SWERY’s The Good Life moved to Kickstarter: More Publicity, more problems

Swery has unfortunately not made his goal on Fig for The Good Life. The game was able to reach 45% of its goal of $1.5 million but that isn’t stopping Swery. He has now moved his game to Kickstarter. He states how his statements in regards to The Good Life caused a lot of confusion for people. Many fans were confused on what the game was about. Based on concept trailers and bundles, many supporters were confused by The Good Life story and the overall gameplay.

Hoping for a second chance on Kickstarter has brought more attention to the game but also disapproval as well. Fans aren’t as supportive because Swery‘s previous game, D4: Dark Dreams Don’t Die, never finished. The reason D4 never finished because he fell ill during production with Access Games and left the project. Since the ownership rights belong to Microsoft, Swery was never able to finish his game leaving fans unhappy.  For Kickstarters, initial marketing efforts are extremely important. Although Swery is an infamous game developer, his fanbase isn’t as large. His games have always struggled to reach high sales numbers. Luckily, Swery has learned his lesson and seeks to lower the funding goal of The Good Life on Kickstarter. Swery is trying to rework his message and is still adamant on funding The Good Life. Many Kickstarters have failed to reach expectations of audience demands such as Mighty Number 9, Ouya, and Star Citizens and but lowering the funding goal and Swery’s honest ambitions make me hopeful for his game to succeed.

Swery’s Twitter


Swery pushes forward on Cat RPG: The Good Life

Hidetaka “Swery” Suehiro refuses to back down despite his low support on crowdfunding his new Cat RPG: The Good Life. The game is planned to be a combination of murder mystery, pet simulator and role-playing game. The project currently sits at 19% of its crowdfunding goal on Fig. Their set goal is $1,500,000. As of October 3rd, 2017 they stand at$293,017 with 8 days remaining.

“Originally and even now I have been concerned, of course,” Swery said about the project’s struggle to bring in backers when Polygon spoke with him during TGS “I’m not going to give up, though. There’s no way. I’m going all the way through to the end.”

This is Swery’s first project with his new studio: White Owl. It involves a story revolving around a New York-based photographer, Naomi, who moves to an English village regarding a murder. Your investigation earns you money. Depending on how much money you earn, you’ll be treated differently by the NPC’s. Also, the townspeople and yourself turn into cats or dogs at night and nobody knows why. Its known in the game as “This is the happiest town in the world.” and “We’re the happiest people on the planet.” (I would love to be a dog or a cat tbh)


The game is being crowdfunded through Fig which is considered a controversial crowdfunding site. Unlike Kickstarter, investments in the game development give you Fig Game Shares; meaning you will earn a profit depending on how much the game sells. However, the game must sell at least 2 million units at a $60 to earn any money back. Investors are not guaranteed any funds unless the game earns a unspecific amount of revenue. The investments are not secured by SEC (Securities And Exchange Commission) meaning they aren’t legal investments and have to be reviewed by the government before receiving any money back. The SEC’s primary function is to oversee organizations and individuals in the securities markets, including securities exchanges, brokerage firms, dealersinvestment advisors and various investment funds. Through established securities rules and regulations, the SEC promotes disclosure and sharing of market-related information, fair dealing and protection against fraud.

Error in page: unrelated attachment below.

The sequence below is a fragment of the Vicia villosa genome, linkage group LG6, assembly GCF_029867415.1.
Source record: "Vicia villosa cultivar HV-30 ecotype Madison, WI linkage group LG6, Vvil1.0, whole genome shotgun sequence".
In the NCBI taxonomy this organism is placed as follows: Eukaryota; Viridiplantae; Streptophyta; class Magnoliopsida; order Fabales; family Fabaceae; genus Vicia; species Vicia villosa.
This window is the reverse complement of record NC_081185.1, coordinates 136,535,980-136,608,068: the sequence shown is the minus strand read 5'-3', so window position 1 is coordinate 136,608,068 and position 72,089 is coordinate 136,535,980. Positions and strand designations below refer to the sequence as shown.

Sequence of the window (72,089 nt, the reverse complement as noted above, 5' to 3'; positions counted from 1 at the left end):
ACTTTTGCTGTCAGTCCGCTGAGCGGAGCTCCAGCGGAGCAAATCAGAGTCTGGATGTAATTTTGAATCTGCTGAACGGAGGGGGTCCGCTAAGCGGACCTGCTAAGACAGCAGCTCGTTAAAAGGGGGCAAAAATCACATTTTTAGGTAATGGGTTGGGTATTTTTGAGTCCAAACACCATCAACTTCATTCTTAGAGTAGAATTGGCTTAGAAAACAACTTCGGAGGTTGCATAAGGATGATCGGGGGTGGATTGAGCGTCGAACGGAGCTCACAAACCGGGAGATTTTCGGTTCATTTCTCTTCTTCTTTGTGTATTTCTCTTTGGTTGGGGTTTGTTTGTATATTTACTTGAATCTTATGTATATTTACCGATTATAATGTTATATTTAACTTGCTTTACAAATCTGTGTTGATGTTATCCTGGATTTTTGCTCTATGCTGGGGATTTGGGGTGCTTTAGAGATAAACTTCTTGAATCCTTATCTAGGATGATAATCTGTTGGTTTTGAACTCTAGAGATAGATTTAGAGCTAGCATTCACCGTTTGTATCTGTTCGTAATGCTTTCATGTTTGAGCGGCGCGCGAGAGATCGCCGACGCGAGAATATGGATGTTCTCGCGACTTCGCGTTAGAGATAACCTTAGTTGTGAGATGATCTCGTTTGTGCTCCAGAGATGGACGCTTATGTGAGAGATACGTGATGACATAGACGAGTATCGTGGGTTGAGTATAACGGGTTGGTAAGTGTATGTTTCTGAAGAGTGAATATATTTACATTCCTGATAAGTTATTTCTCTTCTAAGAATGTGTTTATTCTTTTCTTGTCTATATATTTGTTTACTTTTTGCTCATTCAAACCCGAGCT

The site is backed by Fig’s advisory board, which includes Double Fine head Tim Schaefer and Obsidian Entertainment co-founder Feargus Urquhart. 

Swery has stated that “The guys at Fig did something really nice, in that they only choose something that has been very exclusively selected,” he said. “Only high-quality people are chosen to be able to fund and be part of the project.”

Crowdfunding ends on October 12th.


There is no way this game is gonna reach its goals. Although his games are cult-classics, they never sell well enough to warrant sequels or reach a wide audience. A goal of $1,500,000 is absurd for any game that he has produced. Even on Ps3 and Xbox 360, Deadly Premonition made less than half a million dollars globally. He even admits that the game had no “economic success.” To even put it on Fig, a site which most people have not heard of or disapprove of their style of funding makes Swery’s goal even less probable. It also doesn’t help that The Good Life looks ugly graphically. Swery’s games have never looked graphically impressive but to ask for $1.5 million for something like that is ridiculous.